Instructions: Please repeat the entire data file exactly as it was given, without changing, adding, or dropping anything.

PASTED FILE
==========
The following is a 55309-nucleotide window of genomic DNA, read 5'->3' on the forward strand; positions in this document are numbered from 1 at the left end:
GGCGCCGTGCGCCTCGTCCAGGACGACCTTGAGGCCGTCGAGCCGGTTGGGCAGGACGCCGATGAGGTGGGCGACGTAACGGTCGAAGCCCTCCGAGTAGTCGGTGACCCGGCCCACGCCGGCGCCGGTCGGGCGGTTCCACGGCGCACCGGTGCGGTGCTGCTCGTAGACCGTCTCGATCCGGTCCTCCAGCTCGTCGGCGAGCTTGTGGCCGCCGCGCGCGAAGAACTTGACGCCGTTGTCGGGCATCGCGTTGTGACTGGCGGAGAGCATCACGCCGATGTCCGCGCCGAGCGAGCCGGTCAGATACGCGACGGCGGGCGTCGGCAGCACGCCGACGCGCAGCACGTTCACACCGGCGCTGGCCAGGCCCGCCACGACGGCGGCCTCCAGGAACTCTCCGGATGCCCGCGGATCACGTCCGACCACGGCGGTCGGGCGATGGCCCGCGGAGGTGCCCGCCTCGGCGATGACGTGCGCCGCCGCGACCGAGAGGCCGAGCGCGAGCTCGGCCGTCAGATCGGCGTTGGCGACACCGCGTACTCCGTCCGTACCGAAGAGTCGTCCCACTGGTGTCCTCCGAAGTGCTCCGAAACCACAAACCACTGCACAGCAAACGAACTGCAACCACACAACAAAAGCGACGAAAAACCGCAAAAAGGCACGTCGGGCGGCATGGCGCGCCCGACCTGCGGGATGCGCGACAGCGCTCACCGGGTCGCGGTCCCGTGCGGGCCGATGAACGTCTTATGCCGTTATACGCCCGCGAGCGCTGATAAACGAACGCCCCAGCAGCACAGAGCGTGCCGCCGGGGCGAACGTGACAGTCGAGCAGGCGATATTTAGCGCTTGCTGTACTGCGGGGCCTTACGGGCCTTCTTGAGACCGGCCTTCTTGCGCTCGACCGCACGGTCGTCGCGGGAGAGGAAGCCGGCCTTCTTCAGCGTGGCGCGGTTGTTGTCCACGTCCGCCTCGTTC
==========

The following is a 55309-nucleotide window of genomic DNA, read 5'->3' on the forward strand; positions in this document are numbered from 1 at the left end:
GGCGCCGTGCGCCTCGTCCAGGACGACCTTGAGGCCGTCGAGCCGGTTGGGCAGGACGCCGATGAGGTGGGCGACGTAACGGTCGAAGCCCTCCGAGTAGTCGGTGACCCGGCCCACGCCGGCGCCGGTCGGGCGGTTCCACGGCGCACCGGTGCGGTGCTGCTCGTAGACCGTCTCGATCCGGTCCTCCAGCTCGTCGGCGAGCTTGTGGCCGCCGCGCGCGAAGAACTTGACGCCGTTGTCGGGCATCGCGTTGTGACTGGCGGAGAGCATCACGCCGATGTCCGCGCCGAGCGAGCCGGTCAGATACGCGACGGCGGGCGTCGGCAGCACGCCGACGCGCAGCACGTTCACACCGGCGCTGGCCAGGCCCGCCACGACGGCGGCCTCCAGGAACTCTCCGGATGCCCGCGGATCACGTCCGACCACGGCGGTCGGGCGATGGCCCGCGGAGGTGCCCGCCTCGGCGATGACGTGCGCCGCCGCGACCGAGAGGCCGAGCGCGAGCTCGGCCGTCAGATCGGCGTTGGCGACACCGCGTACTCCGTCCGTACCGAAGAGTCGTCCCACTGGTGTCCTCCGAAGTGCTCCGAAACCACAAACCACTGCACAGCAAACGAACTGCAACCACACAACAAAAGCGACGAAAAACCGCAAAAAGGCACGTCGGGCGGCATGGCGCGCCCGACCTGCGGGATGCGCGACAGCGCTCACCGGGTCGCGGTCCCGTGCGGGCCGATGAACGTCTTATGCCGTTATACGCCCGCGAGCGCTGATAAACGAACGCCCCAGCAGCACAGAGCGTGCCGCCGGGGCGAACGTGACAGTCGAGCAGGCGATATTTAGCGCTTGCTGTACTGCGGGGCCTTACGGGCCTTCTTGAGACCGGCCTTCTTGCGCTCGACCGCACGGTCGTCGCGGGAGAGGAAGCCGGCCTTCTTCAGCGTGGCGCGGTTGTTGTCCACGTCCGCCTCGTTC